Just off the north end of the Okinawa Cross-State Highway, you will see a sea of blue on your left. The view here is so beautiful, especially on sunny days. It’s nature’s way of saying WELCOME TO NORTHERN OKINAWA.
Welcome to Nago Bay, the gateway to northern Okinawa. It’s home to the largest aquarium in Asia and the home to some of the most untouched nature and exotic animals in Japan. The coastal road along Nago Bay is one of the most used roads in Okinawa. In fact, millions pass through every year!
Along the way, there are many stops to take pictures of the blue and green mix. Take a moment to enjoy and be with nature. Within all of its beauty, there is a bloody history to this area that most people don’t even know.
Dolphin and whale hunting near Nago ( photo source: http://www.uema.co.jp)
Before the coastal road was built, this area used to be beach stretch a few kilometers northward. In spring every year, many dolphins and whales pass this area. Before industrialization, without rich natural resources, Okinawans, like people that live in other island nations, took what nature offered. They hunted the dolphins and whales for meat.
Dolphin and whale hunts continued in this area until the 1960s. Before that, dolphin and whale hunts were the income source for many local families.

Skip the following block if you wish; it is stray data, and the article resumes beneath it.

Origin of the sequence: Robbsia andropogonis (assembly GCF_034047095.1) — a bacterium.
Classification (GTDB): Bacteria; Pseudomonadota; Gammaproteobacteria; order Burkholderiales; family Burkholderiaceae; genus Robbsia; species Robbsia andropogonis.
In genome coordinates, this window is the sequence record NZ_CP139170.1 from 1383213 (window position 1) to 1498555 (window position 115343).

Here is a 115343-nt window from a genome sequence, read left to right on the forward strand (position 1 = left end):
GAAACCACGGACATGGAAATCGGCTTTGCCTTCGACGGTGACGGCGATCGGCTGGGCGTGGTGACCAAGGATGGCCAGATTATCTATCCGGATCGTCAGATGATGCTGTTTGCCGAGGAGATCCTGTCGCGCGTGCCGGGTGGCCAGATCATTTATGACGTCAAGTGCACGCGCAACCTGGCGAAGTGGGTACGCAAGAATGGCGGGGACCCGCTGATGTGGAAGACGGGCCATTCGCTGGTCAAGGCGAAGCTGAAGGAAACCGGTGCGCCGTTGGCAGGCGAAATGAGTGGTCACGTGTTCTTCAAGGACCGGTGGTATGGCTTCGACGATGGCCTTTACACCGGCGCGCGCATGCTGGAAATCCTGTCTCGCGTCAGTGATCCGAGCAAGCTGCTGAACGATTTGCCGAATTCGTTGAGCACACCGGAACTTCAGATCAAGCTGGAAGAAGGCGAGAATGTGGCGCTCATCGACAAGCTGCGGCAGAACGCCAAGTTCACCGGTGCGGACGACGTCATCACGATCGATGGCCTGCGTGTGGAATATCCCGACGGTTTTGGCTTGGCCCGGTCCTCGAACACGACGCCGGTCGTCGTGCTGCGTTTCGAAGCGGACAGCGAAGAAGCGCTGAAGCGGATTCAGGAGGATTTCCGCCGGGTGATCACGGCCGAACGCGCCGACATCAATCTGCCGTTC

Industrial Japan and the modernization of Okinawa changed the landscape of this region. Dolphins no longer come to Nago Bay and the story of dolphin hunting is slowing being washed away over time. People born after the war in Okinawa may not realize the history of Nago Bay.
Today, as many pull over their car to appreciate the magical blue water and try to connect with nature, hidden behind it, is a story of island life slowing fading away. You can still find a trace of the area’s history and see what the locals faced back in the hunting season by finding a small dolphin statue behind the plants along the coastal highway.
The dolphin statue is near Kyuta Service Station in Nago. Exact location here.
This part of bloody history is not featured in today’s tourism-driven economy. Officials may not want to remind tourists the struggle for survival Okinawans had to face while they are looking at the beautiful Nago Bay. Now when I see an elderly Okinawan looking out to the water in Nago, I can see the flashbacks through their eyes. The color they see in the water is different from those who come to visit Nago, and what they see is the true color of Okinawa.
It’s stories like this I want to preserve through the Okinawa Map project. As Okinawa grows, the trace of such stories may only be found in history books and the Okinawa Map you have on your wall. Aren’t you glad that you get to be a part of carrying on this secret?
Check out another article about another secret hidden in this area on the map. Besides the beautiful view, there is much more to be discovered about this area.
There are 30 more hidden secrets like this on the Okinawa map. Join 5,300+ Okinawa Map Owners to Discover Okinawa Together
Where to Buy The Map
The Okinawa maps are sold in a number of locations in Okinawa, please find a store near you to buy the map. If you live outside of Okinawa or if you want to send a map to your friends and family, we can ship the map to anywhere outside of Okinawa.
**The information in this article is written by the designer of the Okinawa Story Map based personal experience. It does not aim to be 100% accurate or academically correct. Please enjoy the stories and feel free to contact us if you have any questions regarding this article.